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LIFE 102 Final Exam Study Guide

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by: Bailey Sniffin

LIFE 102 Final Exam Study Guide LIFE 102-220

Marketplace > Colorado State University > Biology > LIFE 102-220 > LIFE 102 Final Exam Study Guide
Bailey Sniffin
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This is the study guide for my final exam last semester in LIFE 102.
Attributes of Living Systems (Honors)
Dr. Patricia Bedinger
Study Guide
Science, Biology, final, exam, Studyguide, study, guide, LIFE102, honors, drbedinger, patriciabedinger
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This 9 page Study Guide was uploaded by Bailey Sniffin on Sunday April 17, 2016. The Study Guide belongs to LIFE 102-220 at Colorado State University taught by Dr. Patricia Bedinger in Fall 2015. Since its upload, it has received 105 views. For similar materials see Attributes of Living Systems (Honors) in Biology at Colorado State University.


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Date Created: 04/17/16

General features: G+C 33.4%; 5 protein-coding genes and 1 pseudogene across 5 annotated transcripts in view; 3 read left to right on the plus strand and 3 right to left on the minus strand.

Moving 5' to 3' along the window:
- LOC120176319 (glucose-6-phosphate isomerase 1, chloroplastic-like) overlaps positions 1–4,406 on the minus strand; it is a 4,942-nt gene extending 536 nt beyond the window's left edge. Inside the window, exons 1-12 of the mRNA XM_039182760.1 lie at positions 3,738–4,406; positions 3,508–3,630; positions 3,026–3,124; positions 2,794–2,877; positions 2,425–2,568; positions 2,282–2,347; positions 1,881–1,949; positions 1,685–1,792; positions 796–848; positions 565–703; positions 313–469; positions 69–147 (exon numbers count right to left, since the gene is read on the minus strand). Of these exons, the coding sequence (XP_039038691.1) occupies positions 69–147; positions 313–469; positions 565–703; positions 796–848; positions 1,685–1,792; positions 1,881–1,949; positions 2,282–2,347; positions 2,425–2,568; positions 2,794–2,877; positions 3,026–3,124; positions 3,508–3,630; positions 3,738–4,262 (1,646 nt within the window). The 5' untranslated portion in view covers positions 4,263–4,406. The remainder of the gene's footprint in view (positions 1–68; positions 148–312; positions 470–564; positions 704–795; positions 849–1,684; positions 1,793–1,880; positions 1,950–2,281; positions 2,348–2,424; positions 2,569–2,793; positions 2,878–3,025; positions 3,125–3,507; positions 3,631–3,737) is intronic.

STUDY GUIDE FOR EXAM IV (FINAL) The final will be worth 130 points, 90 from new material, 30 cumulative (see below) and  10 about stem cells GENES TO PROTEINS– CHAPTER 17 Translation all phases: ­ A charged tRNA binds to the A site ­ A peptide bond forms ­ mRNA shifts relative to the ribosome (translocation) ­ Uncharged tRNA is released ­ 1. Initiation: (formation of the initiation complex) o mRNA o Special initiator tRNA  in the P site o Ribosomal subunits o Requires Initiation Factors and GTP hydrolysis ­ 2. Elongation: o A charged tRNA enter the A (amino acid) site, the anticodon H­bonds with the  codon of the mRNA o A peptide bond forms between aa at P site and aa at A site o Translocation: mRNA, with tRNA with attached polypeptide shifts to the P site,  “naked” tRNA at P site moves to E, exits site and leaves ­ 3. Termination: o Stop codon is reached in the mRNA  There is no charged tRNA that recognizes it o A release factor binds, releases protein, and disrupts the complex Po/ly(ribo)somes: ­ On any single mRNA, there are usually many ribosomes translating at one time Mutagens: ­ Agents that increase mutation frequency ­ Is an agent (light, chemical, radiation) that causes mutations Types and notations of mutations; silent, missense, nonsense, frameshift, deletions, insertions: ­ Mutation: a heritable change in a gene = DNA ­ Can be inherited by offspring or arises in a somatic cell o May or may not cause problems ­ Occur because: o Errors made during DNA replication (wrong base pairs)  Very rare o Errors during repair  Mutagens ­ Point mutations: o Not chromosomal arrangements o NT substitutions: silent (often third base) o Missense (substitution of aa) o Nonsense (a stop codon is produced so premature termination of the protein) o Nucleotide insertions or deletions cause a frame­shift  Unless it’s 3 or multiples of 3 ­ Sickle Cell Anemia: o The 6  amino acid is usually Glu but the mutation causes a substitution of Val Getting proteins into the endomembrane system on the RER: ­ The first few aa are very specific and are recognized as a “signal” by a Signal  Recognition Particle o SRP, a protein­RNA complex ­ SRP attaches the translation complex to the RER and the growing peptide is “fed” into  the center (cisternal space) of the RER o The “signal” is clipped off How DNA repair can cause mutations ­ Mutagens are agents that increase mutation frequency REGULATION OF GENE EXPRESSION – CHAPTER 18 What is a gene? ­ A segment of DNA that is transcribed to produce a functional RNA product Operons in bacteria – polycistronic mRNAs ­ ­ Genes are clustered and transcribed together in operon Operon: multiple gene, single promoter o Functioning unit of genomic DNA containing a cluster of genes under the control ­ of a single promoter Lactose: o The repressor of transcription is inactivated o RNA polymerase will bind to the promoter and transcribe all 3 genes in a  polycistronic mRNA containing three start codons for 3 separate proteins  Can encode more than one polypeptide separately within the same RNA  molecule   Usually bacterial mRNA Chromatin modification/epigenetics (histone modification and DNA methylation): ­ DNA can be methylated: o Affects its expression o Involved in genomic imprinting, X­inactivation o Prevents transcription ­ DNA can be acetylated:  o Chromatin is looser o Easier to transcribe ­ Chromatin modification: o Histone proteins can be acetylated or methylated Enhancers: ­ Often tissue­specific, so whether or not a gene gets transcribed often depends  on whether the enhancer­binding transcription factors are present in the cell ­ A typical eukaryotic gene has enhancers + promoters ­ Promoter = on DNA ­ Enhancer = can be far away from DNA strand Transcription factors: ­ Proteins that bind to promoters and enhancers o Allows RNA polymerase to “load” onto a gene and begin transcription Alternative splicing: ­ >92% of human genes ­ A regulated process during gene expression that results in a single gene  coding for multiple proteins MicroRNAs, what are they, how do they work to inhibit gene expression: ­ miRNA, siRNA, RNAi ­ Small non­coding (nc) that can interfere with gene expression by inhibiting  translation or causing degradation of target mRNAs Cell fate, determination, differentiation, morphogenesis, and Morphogen: ­  Differentiation: cells become specialized o Structurally and biochemically  ­ Cell fate: final differentiated state of a cell ­ Determination: a cell has become committed to a cell fate o Stem cells are NOT determined ­ Morphogenesis: the creation of form o The shape of an organism ­ Morphogen: a factor that influences morphogenesis Importance of transcription factors: ­ Proteins that bind DNA and influence transcription Homeotic genes and mutations (what do mutants look like?) ­ Homeotic genes discovered in Drosophila encode transcription factors that  determine the structures in different body segments ­ Fly with legs for eyes o Organs in the wrong place Cytoplasmic determinants in development, example: ­ Factors that are asymmetrically distributed in the cytoplasm and influence  development ­ Ex. Body plan in drosophila (fruit fly) Induction in development, example: ­ Process by which one cell influences the development of a neighboring cell ­ Ex. Stem cell connection ­ A neighboring cell may emit signals differently to one daughter cell that will  influence its cell fate o A cell­cell signaling during development Apoptosis, example in development: ­ Cell suicide ­ Ex: webbed hands in fetus Cancer causes: viruses and mutations: ­ Viruses: Have transcription factors that transcribe where it shouldn’t ­ Most cancers are caused by mutations in genomes of somatic cells o More rarely: occur in cells that will produce gametes  Can then be inherited ­ About 15% of human cancers are genital warts Difference between sporadic vs. inherited cancer: ­ Sporadic: mutation occurs in somatic cells o 2 normal copies of the gene in every cell  one copy mutated in cell  (acquired)  second copy mutated in cell (also acquired) ­ Inherited: one of the 2 homologous genes is already mutated in gametes o The first mutational “hit” is already present at birth o The second “hit” sometimes called “loss of heterozygosity” can occur  to another mutation, a deletion, or epigenetic silencing  Resulting in cancer at a younger age Oncogenes; what is their normal function, what goes wrong when mutated, example: ­ Normal, non­mutated version: proto­oncogene: promote cell division/growth;  lthe “gas pedal” of the cell cycle ­ Oncogenes are dominant mutations in proto­oncogenes o Gas pedal gets stuck ­ Ex. Ras What causes a proto­oncogene to become an oncogene? ­ Figure on page 15 of notes ­ Translocation or transposition: gene is moved to a new locus and under new  controls ­ Gene amplification: multiple copies of the gene ­ Point mutation within a control element  oncogene  Tumor Suppressor Genes – what is their normal function, what goes wrong when  mutated, example ­ Normal function: inhibit cell division – “brakes” on the cell cycle o Cell cycle checkpoints ­ Recessive mutations: no gene product or dysfunctional gene product = “loss  of function” ­ In order to see effect, BOTH alleles must be mutated ­ Ex. p53 Additional issues in cancer; multiple mutations, apoptosis, angiogenesis, telomeres,  metastasis: ­ At the molecular level of cancer: multiple mutations ­ The next mutation may be in a more “general” proto­oncogene like ras (in  about 25% of all human tumors) or loss of a “general” tumor suppressor gene  like p53 or RB (in about 50% of all human tumors) ­ Apoptosis: last lines of defense – even if a cell acquires a series of mutations  in cancer genes, DNA damage can trigger cell suicide ­ Angiogenesis: development of new blood vessels o Tumor size is limited unless blood vessels develop in tumor ­ Metastasis: secondary site of tumor ­ If a cell escapes apoptosis, there is normally still a “shut­off” system for cell  division = shortening of telomeres causes cells to stop after 20­60 divisions BIOTECHNOLOGY – CHAPTER 20 DNA cloning (recombinant DNA) as opposed to organism cloning: ­ Recombinant DNA: 2 molecules of DNA (vector and insert DNA) that  combine ­ DNA cloning:  o Restriction enzyme cuts sugar­phosphate backbones  Produces sticky ends o DNA fragment added from another molecule cut by same enzyme.  Base pairing occurs o DNA ligase seals strands covalently ­ Organism cloning: o Organisms that receive recombinant DNA are GMO  Dolly was a cloned organism, but not a GMO Restriction enzymes – be able to recognize sticky ends: ­ Enzymes that cut double­stranded DNA at a specific DNA sequence ­ These and DNA ligase make it possible to recombine DNA in the lab Insert, vector, plasmid, recombinant DNA, transformation, transgenic or GM organisms: ­ Insert: can be from any kind of organism; the vector DNA mixes with insert  DNA ­ Vector: can replicate in bacterial cells o A smaller circular plasmid or viral DNA o Has 3 things:  Bacterial replication origin  A cloning site for the insert DNA  A “selectable marker” gene that allows bacteria to grow only if ­ they contain the vector Transformation: getting the recombinant DNA into the cells ­ Transgenic: DNA from a separate organism has been introduced o Gene therapy is a transient (so far) kind of genetic modification  Bubble boy = gene therapy is being used Applications of recombinant DNA technology including GMOs and gene therapy: ­ Bubble boy ­ Bone marrow transplants PCR – how is it done (including steps and ingredients) and what are applications? ­ Denatures  anneals (primers attach)  elongation (RNA polymerase) GENOMES – Chapter 21 Approximate # genes are found in prokaryotes vs. multicellular eukaryotes like humans: ­ 2,000 – 4,000 genes in bacteria ­ 20,000 – 40,000 genes in multicellular eukaryotes How much of the human genome sequence consists of exons (encodes proteins or  functional RNAs)? ­ 1.5% exons o Encodes proteins/functional RNA ­ 22% introns ­ 15%psueudogenes ­ 15% SSR (simple sequence repeats) ­ 44% transposons What are transposons? ­ “Jumping genes” ­ Transposable elements ­ Occur in all major life forms What other kinds of sequences are found in the human genome? ­ More “junk” DNA ­ Simple sequence repeats (SSRs) of 1­13 bases ­ ~19,000 pseudogenes (mutated nonfunctional genes) DESCENT WITH MODIFICATION — Chapter 22 4 common misconceptions about the Theory of Evolution: ­ Evolution is “just a theory” ­ Evolution is about the origins of life ­ Evolution means atheism ­ “Survival of the fittest” What is Intelligent Design? ­  No natural explanation, life form is caused by an intelligent power Historic views of the relationships of organisms: Aristotle, Lamarck (how did it differ  from Darwin’s?) ­ Aristotle: great chain of being o Primitive to complex organisms in a chain  Humans at the top  No interactions of the rings of the chains ­ Lamarck: father of evolution o Evolution is sporadic o No exchange between generations ­ Darwin: naturalist for the captain o Galapagos islands o Darwin and his journey, Wallace as co­discoverer Darwin’s “context”: taxonomy (role of Linnaeus), fossils, geology/uniformitarianism,  and artificial selection ­ Grouped by common characteristics ­ Artificial selection: o Breeding types of crops, etc. Two postulates of Darwinian Evolution ­ Natural selection ­ Descent with modification Adaptation ­ Being fit for the environment Fitness (what is the equation?) ­ Survival + reproductive success What two conditions are necessary for natural selection to work? ­ Genetic variation in a population ­ Limits to survival How does each of these support Darwinian Evolution: Biogeography (what is this), Fossil  Record, Comparative Morphology, Molecular Biology, Direct observation (examples): ­ Biogeography: where you are located o Might not be the same species but they seem alike ­ Fossil record: species past vs. now ­ Comparative morphology: comparing bones from then vs. now ­ Molecular biology: looking at genes ­ Direct observation: observing What are fossils and how are they produced ­ Preserved remnants of a life form o Form when something interferes with the natural process of decomposition The evolutionary relationship of apes and humans ­ Humans are not descendants of modern apes EVOLUTION OF POPULATIONS – CHAPTER 23 Modern synthesis ­ Genetics as applied to populations Locus, gene, allele, gene pool, population, species, microevolution ­ Locus: position on a gene ­ Gene: a segment of DNA that encodes a functional protein or functional RNA  ­ product Gene pool: ALL of the alleles of ALL of the genes of ALL the individuals in a  population ­ Population: a localized group of freely interbreeding individuals of the same species ­ Species: according to the biological species concept: a group that freely interbreeds  and produces fertile offspring in a natural setting and is reproductively isolated  from other groups ­ Microevolution: changes in a gene pool which = changes in allele frequencies =  evolution of populations Hardy­Weinberg Theorem, be able to do simple calculations of allele and genotype  frequencies, e.g. frequency of all genotypes if know frequency of recessive trait (homozygous  recessive genotype) ­ Genotype frequency: p  and q 2 ­ Allele frequency: p and q What conditions need to exist for Hardy­Weinberg to apply to a population? ­ Not changing, not evolving ­ Allele frequencies do not change 3 things that can cause microevolution; genetic drift (bottleneck and founder effect), gene flow, natural selection (how do each of these increase or decrease alleles in a  population?) ­ Bottleneck: catastrophe  decreased alleles ­ Founder effect: some break off and move somewhere else  decrease alleles ­ Gene flow: immigration – introduction of new alleles o Increases gene pool ­ Natural selection: gene pool decreases o But more fit o Remaining alleles are adaptive ORIGIN OF SPECIES­CHAPTER 24 Macroevolution, speciation ­ Macro: the origin of new groups, such as species, genera, families, etc. ­ Speciation: formation of new species Biological species concept: ­ A group that freely interbreeds and produces fertile offspring in a natural setting  and is reproductively isolated from other groups Examples of pre­ and postzygotic barriers: ­ Pre: habitat, temporal, behavioral, mechanical, Gametic ­ Post: reduced hybrid viability, hybrid breakdown, reduced hybrid fertility Allopatric vs sympatric speciation, examples ­ Allopatric: An original group becomes separated by formation of geographical barriers or by migration of a splinter group o Peripheral isolate ­ Sympatric: new species can arise within an original population at the same  location o Especially well documented in plants STEM CELLS (10 points)  What are 2 ways to get stem cells to differentiate? ­ 1. Get embryonic stem cells to grow and then differentiate in culture o Different treatments with small peptide growth factors cause the cells  to divide and differentiate ­ o Remember cell division and cell communication and induction 2. Inject the undifferentiated stem cells into an organism and let the other cells within the body cause the embryonic stem cells to differentiate by induction,  just like in normal development What are potential uses for stem cells, know at least one for both disease/age and injury: ­ Regenerative medicine: or cell­based medicine to replace dead or injured cells ­ Help with Parkinson’s, diabetes, osteoarthritis, blindness, heart disease,  stroke, spinal cord injuries, burns How are stem cells being used in research for human genetic diseases? ­ Can make iPCs from people with a genetic disease including  neurodegenerative diseases o Including Alzheimer’s o Can use for drug discovery Cumulative (40 points): Summary figures; Cell structure, Respiration (equation,  locations, steps with inputs and outputs), and Photosynthesis (equation, steps with inputs  and outputs), Transcription vs. Translation